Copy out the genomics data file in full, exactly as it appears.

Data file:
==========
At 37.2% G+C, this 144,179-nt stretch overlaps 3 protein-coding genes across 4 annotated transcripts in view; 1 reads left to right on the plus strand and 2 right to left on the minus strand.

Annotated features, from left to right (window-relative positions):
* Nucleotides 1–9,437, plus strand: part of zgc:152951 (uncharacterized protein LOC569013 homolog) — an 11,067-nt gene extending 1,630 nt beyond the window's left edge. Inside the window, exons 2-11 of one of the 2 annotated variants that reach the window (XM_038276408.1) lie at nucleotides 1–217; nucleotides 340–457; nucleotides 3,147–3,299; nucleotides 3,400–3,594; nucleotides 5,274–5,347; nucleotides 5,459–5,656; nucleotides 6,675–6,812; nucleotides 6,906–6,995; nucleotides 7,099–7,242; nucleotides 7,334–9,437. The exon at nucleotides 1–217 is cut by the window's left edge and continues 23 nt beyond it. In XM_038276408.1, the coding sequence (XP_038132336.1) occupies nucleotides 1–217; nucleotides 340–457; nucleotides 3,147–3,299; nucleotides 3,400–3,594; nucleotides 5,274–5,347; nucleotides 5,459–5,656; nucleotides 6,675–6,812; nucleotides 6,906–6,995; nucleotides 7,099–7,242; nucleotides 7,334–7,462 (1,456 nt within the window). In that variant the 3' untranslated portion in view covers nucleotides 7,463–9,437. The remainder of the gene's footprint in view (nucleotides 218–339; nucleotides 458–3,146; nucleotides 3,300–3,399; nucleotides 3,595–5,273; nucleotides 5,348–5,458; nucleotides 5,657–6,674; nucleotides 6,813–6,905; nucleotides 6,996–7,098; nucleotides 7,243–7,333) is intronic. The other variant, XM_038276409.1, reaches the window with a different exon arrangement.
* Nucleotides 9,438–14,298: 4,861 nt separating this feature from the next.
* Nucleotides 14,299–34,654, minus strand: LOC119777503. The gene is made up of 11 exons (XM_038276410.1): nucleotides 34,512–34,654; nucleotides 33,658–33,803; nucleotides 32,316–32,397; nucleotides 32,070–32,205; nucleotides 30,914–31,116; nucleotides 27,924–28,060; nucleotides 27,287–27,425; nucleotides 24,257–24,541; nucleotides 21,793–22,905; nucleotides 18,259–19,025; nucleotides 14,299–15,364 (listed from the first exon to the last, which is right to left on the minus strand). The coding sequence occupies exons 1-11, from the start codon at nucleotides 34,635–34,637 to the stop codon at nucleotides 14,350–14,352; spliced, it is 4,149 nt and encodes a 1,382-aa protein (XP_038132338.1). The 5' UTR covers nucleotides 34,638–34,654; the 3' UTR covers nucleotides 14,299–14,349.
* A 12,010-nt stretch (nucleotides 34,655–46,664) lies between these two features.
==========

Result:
At 37.2% G+C, this 144,179-nt stretch overlaps 3 protein-coding genes across 4 annotated transcripts in view; 1 reads left to right on the plus strand and 2 right to left on the minus strand.

Annotated features, from left to right (window-relative positions):
* Nucleotides 1–9,437, plus strand: part of zgc:152951 (uncharacterized protein LOC569013 homolog) — an 11,067-nt gene extending 1,630 nt beyond the window's left edge. Inside the window, exons 2-11 of one of the 2 annotated variants that reach the window (XM_038276408.1) lie at nucleotides 1–217; nucleotides 340–457; nucleotides 3,147–3,299; nucleotides 3,400–3,594; nucleotides 5,274–5,347; nucleotides 5,459–5,656; nucleotides 6,675–6,812; nucleotides 6,906–6,995; nucleotides 7,099–7,242; nucleotides 7,334–9,437. The exon at nucleotides 1–217 is cut by the window's left edge and continues 23 nt beyond it. In XM_038276408.1, the coding sequence (XP_038132336.1) occupies nucleotides 1–217; nucleotides 340–457; nucleotides 3,147–3,299; nucleotides 3,400–3,594; nucleotides 5,274–5,347; nucleotides 5,459–5,656; nucleotides 6,675–6,812; nucleotides 6,906–6,995; nucleotides 7,099–7,242; nucleotides 7,334–7,462 (1,456 nt within the window). In that variant the 3' untranslated portion in view covers nucleotides 7,463–9,437. The remainder of the gene's footprint in view (nucleotides 218–339; nucleotides 458–3,146; nucleotides 3,300–3,399; nucleotides 3,595–5,273; nucleotides 5,348–5,458; nucleotides 5,657–6,674; nucleotides 6,813–6,905; nucleotides 6,996–7,098; nucleotides 7,243–7,333) is intronic. The other variant, XM_038276409.1, reaches the window with a different exon arrangement.
* Nucleotides 9,438–14,298: 4,861 nt separating this feature from the next.
* Nucleotides 14,299–34,654, minus strand: LOC119777503. The gene is made up of 11 exons (XM_038276410.1): nucleotides 34,512–34,654; nucleotides 33,658–33,803; nucleotides 32,316–32,397; nucleotides 32,070–32,205; nucleotides 30,914–31,116; nucleotides 27,924–28,060; nucleotides 27,287–27,425; nucleotides 24,257–24,541; nucleotides 21,793–22,905; nucleotides 18,259–19,025; nucleotides 14,299–15,364 (listed from the first exon to the last, which is right to left on the minus strand). The coding sequence occupies exons 1-11, from the start codon at nucleotides 34,635–34,637 to the stop codon at nucleotides 14,350–14,352; spliced, it is 4,149 nt and encodes a 1,382-aa protein (XP_038132338.1). The 5' UTR covers nucleotides 34,638–34,654; the 3' UTR covers nucleotides 14,299–14,349.
* A 12,010-nt stretch (nucleotides 34,655–46,664) lies between these two features.